Ken Griffey Jr. hit his first Major League home run at the age of 19 for the Seattle Mariners. His father, Ken Griffey Sr., also played on that team. Young, gifted and with a father that played ball, it just seemed appropriate to deem him "The Kid."

For generations, nicknames have been a part of everyday lives. Some nicknames get to a point where the person's government name seems irrelevant. The nickname sticks. It just fits.

In sports, nicknames are also a vital nuance. It could be a renowned nickname, that any casual fan would know a player by or a name that stays within the confines of the locker room. Either way, being known as something other than the name on one's birth certificate is quite common.

Ivan "Pudge" Rodrigez, David "Big Papi" Ortiz, Fred "Crime Dog" McGriff, Dwight "Doc" Gooden and Frank "Big Hurt" Thomas. All of them were given nicknames and all of them stuck.

Within the San Diego Padres organization, it is no different.

Even if many of the names that circulate throughout the clubhouse were not coined by players on the Padres, nicknames that stick follow players no matter where they go.

Padres pitcher Greg Maddux is known as "The Professor" or "Mad Dog" or "Doggie." Relief pitcher Cla Meredith is known as "Claw." Reserve first baseman Tony Clark has been known as "Stretch" since his days in high school.

In college, Bryan Corey was known as "Tackleberry," after the "Police Academy" movie franchise character. With the Red Sox earlier this season, he was called "Fire Marshall Bill" after one of Jim Carrey's characters on "In Living Color."

Whether simple, complex, random or just for kicks, nicknames can be both positive or negative.

Take Padres reliever Heath Bell, for instance. Since college, he has been known as "Taco." His old college buddies and old friends still call him that. His last name is Bell, his nickname is Taco, it is simple execution. But according to Bell, the fans in San Francisco call him "Taco Bell" in what they would consider a derogatory manner, unknowingly calling him by a name that he has been called for years.

Being a pitcher, Bell took a liking to being referred to as "Heater." He says he throws hard and his name is Heath. A nickname is born.

While playing Triple-A ball, Bell was referred to as "Sticky Buns." He even has a hat that reads, "Sticky Buns Yum Yum Good."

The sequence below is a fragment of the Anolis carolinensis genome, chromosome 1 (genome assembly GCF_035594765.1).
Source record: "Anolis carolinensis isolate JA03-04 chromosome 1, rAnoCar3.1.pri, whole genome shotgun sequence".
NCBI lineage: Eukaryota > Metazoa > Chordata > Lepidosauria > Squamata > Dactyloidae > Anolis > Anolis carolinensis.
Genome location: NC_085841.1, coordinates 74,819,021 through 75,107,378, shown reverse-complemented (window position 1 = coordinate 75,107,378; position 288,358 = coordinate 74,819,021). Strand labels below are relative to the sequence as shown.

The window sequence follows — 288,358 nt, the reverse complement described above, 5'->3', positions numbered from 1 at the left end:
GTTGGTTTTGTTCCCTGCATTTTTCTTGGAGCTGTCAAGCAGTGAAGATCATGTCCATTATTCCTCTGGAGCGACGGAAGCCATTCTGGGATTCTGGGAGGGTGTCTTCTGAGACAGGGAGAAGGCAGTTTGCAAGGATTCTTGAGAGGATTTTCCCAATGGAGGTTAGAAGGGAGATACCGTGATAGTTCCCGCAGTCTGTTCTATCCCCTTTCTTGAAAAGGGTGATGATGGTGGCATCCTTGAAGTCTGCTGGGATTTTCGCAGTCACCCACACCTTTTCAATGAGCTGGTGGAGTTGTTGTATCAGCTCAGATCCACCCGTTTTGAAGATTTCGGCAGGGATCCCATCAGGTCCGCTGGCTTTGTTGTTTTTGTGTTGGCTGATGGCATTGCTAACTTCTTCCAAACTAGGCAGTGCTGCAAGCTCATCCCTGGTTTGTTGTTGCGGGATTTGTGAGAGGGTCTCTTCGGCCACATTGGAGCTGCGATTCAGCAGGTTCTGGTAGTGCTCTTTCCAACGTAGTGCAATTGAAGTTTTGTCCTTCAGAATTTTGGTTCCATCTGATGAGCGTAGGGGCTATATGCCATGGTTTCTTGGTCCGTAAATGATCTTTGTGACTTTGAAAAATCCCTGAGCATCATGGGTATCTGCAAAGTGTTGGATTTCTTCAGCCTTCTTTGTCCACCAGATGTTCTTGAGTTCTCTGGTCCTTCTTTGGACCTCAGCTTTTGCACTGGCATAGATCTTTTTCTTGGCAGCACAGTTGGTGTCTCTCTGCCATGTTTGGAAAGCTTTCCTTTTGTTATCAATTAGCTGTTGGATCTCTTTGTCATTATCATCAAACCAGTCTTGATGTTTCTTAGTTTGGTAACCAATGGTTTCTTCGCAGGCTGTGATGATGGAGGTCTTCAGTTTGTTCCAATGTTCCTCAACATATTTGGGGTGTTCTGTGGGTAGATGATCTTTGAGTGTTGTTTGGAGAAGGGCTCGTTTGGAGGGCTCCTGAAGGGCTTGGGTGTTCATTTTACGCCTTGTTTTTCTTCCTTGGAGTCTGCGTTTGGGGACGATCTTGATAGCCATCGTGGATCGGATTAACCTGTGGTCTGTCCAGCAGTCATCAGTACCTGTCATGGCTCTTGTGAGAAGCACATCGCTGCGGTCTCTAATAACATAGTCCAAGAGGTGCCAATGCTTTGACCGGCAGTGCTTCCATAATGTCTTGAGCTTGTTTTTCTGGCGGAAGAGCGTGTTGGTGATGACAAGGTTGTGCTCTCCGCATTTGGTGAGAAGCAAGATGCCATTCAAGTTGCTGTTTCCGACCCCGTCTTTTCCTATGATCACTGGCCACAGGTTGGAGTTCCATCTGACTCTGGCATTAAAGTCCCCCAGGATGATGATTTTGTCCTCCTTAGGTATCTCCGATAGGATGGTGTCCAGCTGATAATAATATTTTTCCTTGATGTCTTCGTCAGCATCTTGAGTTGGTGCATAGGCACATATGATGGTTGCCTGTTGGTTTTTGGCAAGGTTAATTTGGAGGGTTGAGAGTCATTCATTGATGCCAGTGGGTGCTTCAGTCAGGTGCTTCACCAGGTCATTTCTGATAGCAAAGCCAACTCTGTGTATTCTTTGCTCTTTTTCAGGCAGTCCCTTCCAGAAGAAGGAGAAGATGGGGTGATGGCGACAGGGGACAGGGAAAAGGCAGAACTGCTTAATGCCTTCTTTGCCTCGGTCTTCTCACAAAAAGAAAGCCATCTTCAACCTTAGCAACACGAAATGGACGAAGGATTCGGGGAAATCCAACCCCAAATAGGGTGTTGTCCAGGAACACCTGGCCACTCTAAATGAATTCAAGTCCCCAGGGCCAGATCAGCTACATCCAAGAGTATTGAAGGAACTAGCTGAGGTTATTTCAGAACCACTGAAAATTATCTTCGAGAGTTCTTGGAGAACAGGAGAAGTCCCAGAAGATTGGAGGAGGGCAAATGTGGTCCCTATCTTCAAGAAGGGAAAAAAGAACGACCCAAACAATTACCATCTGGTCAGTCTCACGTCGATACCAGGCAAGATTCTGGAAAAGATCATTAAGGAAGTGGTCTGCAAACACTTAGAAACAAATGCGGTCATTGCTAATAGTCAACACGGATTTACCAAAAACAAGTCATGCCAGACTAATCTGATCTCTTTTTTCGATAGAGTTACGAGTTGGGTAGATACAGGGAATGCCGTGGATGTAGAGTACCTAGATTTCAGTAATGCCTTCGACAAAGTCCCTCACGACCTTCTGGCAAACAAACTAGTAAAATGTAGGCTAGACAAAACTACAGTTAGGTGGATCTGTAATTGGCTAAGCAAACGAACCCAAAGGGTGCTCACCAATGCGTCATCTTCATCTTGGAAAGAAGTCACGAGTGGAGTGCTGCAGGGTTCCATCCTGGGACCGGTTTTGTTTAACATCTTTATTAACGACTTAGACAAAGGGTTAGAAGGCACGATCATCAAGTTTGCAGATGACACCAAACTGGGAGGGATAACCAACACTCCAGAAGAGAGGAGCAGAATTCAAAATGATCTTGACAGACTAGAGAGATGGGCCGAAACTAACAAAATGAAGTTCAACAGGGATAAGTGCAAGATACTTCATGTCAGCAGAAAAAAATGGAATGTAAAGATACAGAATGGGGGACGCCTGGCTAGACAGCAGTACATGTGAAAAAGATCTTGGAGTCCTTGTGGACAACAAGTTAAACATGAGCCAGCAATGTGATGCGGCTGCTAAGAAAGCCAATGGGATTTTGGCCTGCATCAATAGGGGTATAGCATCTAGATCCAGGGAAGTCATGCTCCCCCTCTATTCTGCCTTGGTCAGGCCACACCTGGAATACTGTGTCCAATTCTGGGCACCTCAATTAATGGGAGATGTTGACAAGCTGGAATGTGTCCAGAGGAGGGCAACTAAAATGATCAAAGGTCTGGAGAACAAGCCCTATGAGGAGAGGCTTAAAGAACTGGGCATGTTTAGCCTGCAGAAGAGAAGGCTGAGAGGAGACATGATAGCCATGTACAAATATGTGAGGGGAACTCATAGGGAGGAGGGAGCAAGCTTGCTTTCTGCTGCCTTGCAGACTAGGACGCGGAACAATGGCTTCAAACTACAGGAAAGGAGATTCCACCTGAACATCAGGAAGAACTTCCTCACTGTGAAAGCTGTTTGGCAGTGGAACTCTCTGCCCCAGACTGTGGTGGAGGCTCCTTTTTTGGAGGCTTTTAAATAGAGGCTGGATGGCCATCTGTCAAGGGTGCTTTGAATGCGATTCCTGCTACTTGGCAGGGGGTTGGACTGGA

But not all nicknames stick or are liked by the recipient.

Bell played with a guy known as "Snacks." The same guy tried to pawn off the nickname on Bell, who will admit he isn't the smallest guy in the room. The attempt failed.

Other players on the Padres have never had a nickname. Carlos Guevara, Scott Hairston and Josh Banks all could not come up with a nickname they were called at a point in their careers.

But Hairston and Banks did fall into another category of nicknames -- name abbreviations or variations.

Scott "Scotty" Hairston or Josh "Banksie" Banks are just examples of turning someone's name into another form. Kevin Kouzmanoff is serenaded with the chant of "Kouuuuuz" with each at-bat or great play at third base.

And the Padres' players are not alone.

In Houston, the Astros' Lance Berkman was being called "Fat Elvis." He wasn't a fan of the name so he coined "Big Puma." He says that pumas are swift and agile. Now, a group of fans wear cat suits in the stands during games. Berkman's teammate, Carlos Lee, is known as "El Caballero" or "the cowboy." A group of fans wear sombreros to the game in his honor.

In Chicago, the Cubs' Ryan Theriot is known as the "Riot." And Cubs broadcaster Chip Caray referred to former Cub Mickey Morandini as "Dandy Little Glove Man."

Justin Hampson hasn't been on the Padres long, but word is slowly spreading that he is to be referred to as "Hammer." He doesn't know how it got started, but he knows that once it starts, he won't be able to stop it. Like any good nickname, the name sticks. It just fits.